Several companies operate offshore rigs as a small, noncore part of their business operations. Saipem, Maersk Drilling, Nabors, Petrobras, and Oil and Natural Gas Corporation (ONGC) of India generate less than half of their revenue from offshore drilling. Saipem derives the majority of its revenue from offshore construction, Maersk Drilling is a subsidiary of the shipping conglomerate A.P. Moeller Maersk, Nabors is primarily an onshore drilling contractor, and Petrobras and ONGC are national oil companies. Other firms such as Aban, Fred Olsen Energy, COSL, and Hercules also have investments in other industries. Aban has investments in wind energy, Fred Olsen Energy in offshore construction, COSL is an integrated offshore oilfield services company, and Hercules operates a liftboat division.

Factors that impact company value

Fleet size

Rigs are the primary assets of drilling contractors and fleet inventories are tracked by a number of commercial organizations. Private and state-owned firms usually report their fleet size on company Web pages. The scale and quality of a contractor’s fleet is correlated with its revenue base. A large asset base implies a platform for sustainable earnings and cash flows and is related to a company’s market position, cost structure, and ability to obtain financing for capital projects.

Fleet value

The net asset value (NAV) of a rig is an estimate of the rig’s discounted expected future net earnings evaluated using cash flow models and rig-specific parameters. Fleet value is the sum of the NAV of all the rigs in a firm’s fleet. Jefferies, Standard and Poors, ODS-Petrodata, and other investment and market intelligence firms develop NAV estimates based on proprietary cash flow models and their data is widely referenced in the industry (Slorer et al. 2011; Glickman 2006), but because economic evaluation is universal, NAVs are easy to compute (See Appendix A). Fleet value is correlated with fleet size because of the commodity-like nature of the rigs and the algorithmic manner in which fleet values are assessed (Fig. 7). Fleet value is expected to be a better predictor of firm value than fleet size because it incorporates variation associated with rig class, specifications, dayrates and contract status, while fleet size only measures the number of rigs.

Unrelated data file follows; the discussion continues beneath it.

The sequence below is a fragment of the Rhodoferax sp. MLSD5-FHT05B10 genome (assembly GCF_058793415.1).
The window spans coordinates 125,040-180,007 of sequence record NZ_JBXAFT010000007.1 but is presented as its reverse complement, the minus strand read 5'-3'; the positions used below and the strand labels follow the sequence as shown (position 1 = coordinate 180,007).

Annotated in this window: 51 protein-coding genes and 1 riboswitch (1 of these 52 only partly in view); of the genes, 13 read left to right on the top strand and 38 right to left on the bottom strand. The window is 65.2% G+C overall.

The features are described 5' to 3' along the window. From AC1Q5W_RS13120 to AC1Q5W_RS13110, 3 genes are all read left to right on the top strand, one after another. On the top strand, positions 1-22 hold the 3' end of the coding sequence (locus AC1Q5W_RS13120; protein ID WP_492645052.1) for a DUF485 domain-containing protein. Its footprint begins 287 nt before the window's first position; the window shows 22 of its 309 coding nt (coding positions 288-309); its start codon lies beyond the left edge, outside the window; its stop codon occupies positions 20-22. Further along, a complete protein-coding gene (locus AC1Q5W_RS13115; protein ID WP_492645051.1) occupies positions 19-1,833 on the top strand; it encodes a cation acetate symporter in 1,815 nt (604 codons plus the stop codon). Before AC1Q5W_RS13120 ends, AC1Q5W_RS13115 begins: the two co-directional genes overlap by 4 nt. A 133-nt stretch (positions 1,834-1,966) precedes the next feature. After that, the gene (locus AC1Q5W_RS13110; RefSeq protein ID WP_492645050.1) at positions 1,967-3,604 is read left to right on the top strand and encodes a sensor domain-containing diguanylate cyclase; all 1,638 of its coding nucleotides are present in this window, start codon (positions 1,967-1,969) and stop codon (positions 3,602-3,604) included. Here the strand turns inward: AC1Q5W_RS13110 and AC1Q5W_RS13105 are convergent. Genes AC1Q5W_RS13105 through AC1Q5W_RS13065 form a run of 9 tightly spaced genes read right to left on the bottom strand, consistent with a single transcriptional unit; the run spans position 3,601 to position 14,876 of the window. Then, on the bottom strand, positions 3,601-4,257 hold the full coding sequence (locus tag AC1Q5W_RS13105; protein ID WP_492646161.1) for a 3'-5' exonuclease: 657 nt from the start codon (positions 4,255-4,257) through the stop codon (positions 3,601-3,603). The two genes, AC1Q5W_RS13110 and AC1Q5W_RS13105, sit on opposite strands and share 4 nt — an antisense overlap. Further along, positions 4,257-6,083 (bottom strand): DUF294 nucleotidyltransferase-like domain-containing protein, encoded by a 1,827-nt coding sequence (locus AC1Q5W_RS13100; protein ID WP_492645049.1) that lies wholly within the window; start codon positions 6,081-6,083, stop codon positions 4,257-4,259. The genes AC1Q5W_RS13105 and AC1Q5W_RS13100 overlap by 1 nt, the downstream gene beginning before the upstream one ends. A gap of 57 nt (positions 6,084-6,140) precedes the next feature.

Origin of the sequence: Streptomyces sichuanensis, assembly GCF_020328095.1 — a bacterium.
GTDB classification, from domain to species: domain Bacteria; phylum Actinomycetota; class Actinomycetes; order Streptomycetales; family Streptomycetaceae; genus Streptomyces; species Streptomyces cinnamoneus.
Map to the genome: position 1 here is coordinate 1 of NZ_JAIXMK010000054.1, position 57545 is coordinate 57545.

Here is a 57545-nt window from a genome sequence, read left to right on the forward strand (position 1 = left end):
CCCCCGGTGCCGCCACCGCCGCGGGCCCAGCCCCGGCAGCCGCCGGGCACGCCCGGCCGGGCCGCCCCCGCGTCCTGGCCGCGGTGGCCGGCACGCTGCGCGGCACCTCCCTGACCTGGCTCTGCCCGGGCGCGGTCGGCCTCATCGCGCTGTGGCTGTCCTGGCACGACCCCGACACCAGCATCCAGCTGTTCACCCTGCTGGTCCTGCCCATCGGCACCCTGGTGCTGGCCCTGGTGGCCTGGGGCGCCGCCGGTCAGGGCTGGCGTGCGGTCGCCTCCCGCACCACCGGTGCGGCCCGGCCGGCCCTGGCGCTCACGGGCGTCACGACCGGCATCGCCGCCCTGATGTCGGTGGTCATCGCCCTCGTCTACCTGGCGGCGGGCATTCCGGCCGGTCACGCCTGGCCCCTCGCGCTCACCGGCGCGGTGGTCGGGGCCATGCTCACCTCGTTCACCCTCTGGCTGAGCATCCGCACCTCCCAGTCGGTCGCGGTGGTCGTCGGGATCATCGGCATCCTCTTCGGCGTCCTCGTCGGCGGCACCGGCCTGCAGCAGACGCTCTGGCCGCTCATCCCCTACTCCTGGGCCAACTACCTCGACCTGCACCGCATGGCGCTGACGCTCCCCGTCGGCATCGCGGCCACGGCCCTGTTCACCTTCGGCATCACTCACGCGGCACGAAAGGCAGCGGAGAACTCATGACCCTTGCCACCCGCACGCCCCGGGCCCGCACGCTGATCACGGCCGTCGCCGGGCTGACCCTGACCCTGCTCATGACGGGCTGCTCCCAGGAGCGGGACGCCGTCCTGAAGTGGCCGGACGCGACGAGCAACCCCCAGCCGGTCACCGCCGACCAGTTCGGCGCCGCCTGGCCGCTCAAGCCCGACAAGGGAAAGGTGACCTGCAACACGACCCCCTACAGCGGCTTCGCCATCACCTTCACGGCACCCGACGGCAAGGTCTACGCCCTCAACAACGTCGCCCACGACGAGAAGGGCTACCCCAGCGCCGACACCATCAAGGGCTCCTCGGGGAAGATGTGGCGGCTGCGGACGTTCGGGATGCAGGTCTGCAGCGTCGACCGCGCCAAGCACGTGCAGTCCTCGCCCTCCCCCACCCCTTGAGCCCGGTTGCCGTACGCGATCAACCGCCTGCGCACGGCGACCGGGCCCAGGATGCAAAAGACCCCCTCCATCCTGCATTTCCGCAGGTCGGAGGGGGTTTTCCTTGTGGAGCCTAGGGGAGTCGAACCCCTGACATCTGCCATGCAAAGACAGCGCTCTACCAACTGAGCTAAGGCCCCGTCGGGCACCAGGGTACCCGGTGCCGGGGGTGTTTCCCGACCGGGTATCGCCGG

Fig. 7
figure 7

Relationship between fleet size and fleet value in 2011. Data from Jefferies (2012)


Firm revenue is a function of fleet size, dayrates and utilization rates. Firms with greater revenues will have greater earnings and value, and for all else equal, firms with more valuable fleets are expected to generate greater revenue. Revenue may vary considerably from year to year depending on market conditions and fleet portfolio, and as a result, revenue tends to be a less stable measure than fleet value.

Fleet age

Old fleets are less valuable than new fleets because older rigs receive lower dayrates and utilization, and have fewer remaining years to generate earnings. To illustrate the relation, rigs in the 2010 world fleet were grouped into old (pre-1986 construction) and new (post-1986)Footnote 2 classes and the average dayrates each rig received during the year were computed by region (Table 3). Older rigs received lower average dayrates than newer rigs in every regional market with a premium of 88 % in the jackup market, 71 % in the drillship market, and 25 % in the semi market. Newer rigs were also more heavily utilized than older rigs, and companies with older fleets stacked their rigs a greater percentage of time (Fig. 8). Hercules and Diamond have particularly old fleets, whereas Seadrill has a younger fleet than the other large-cap firms, and these differences are likely to contribute to differences in market valuation vis a vis revenue generation potential.

Table 3 Average dayrates by rig age and region in 2010
Fig. 8
figure 8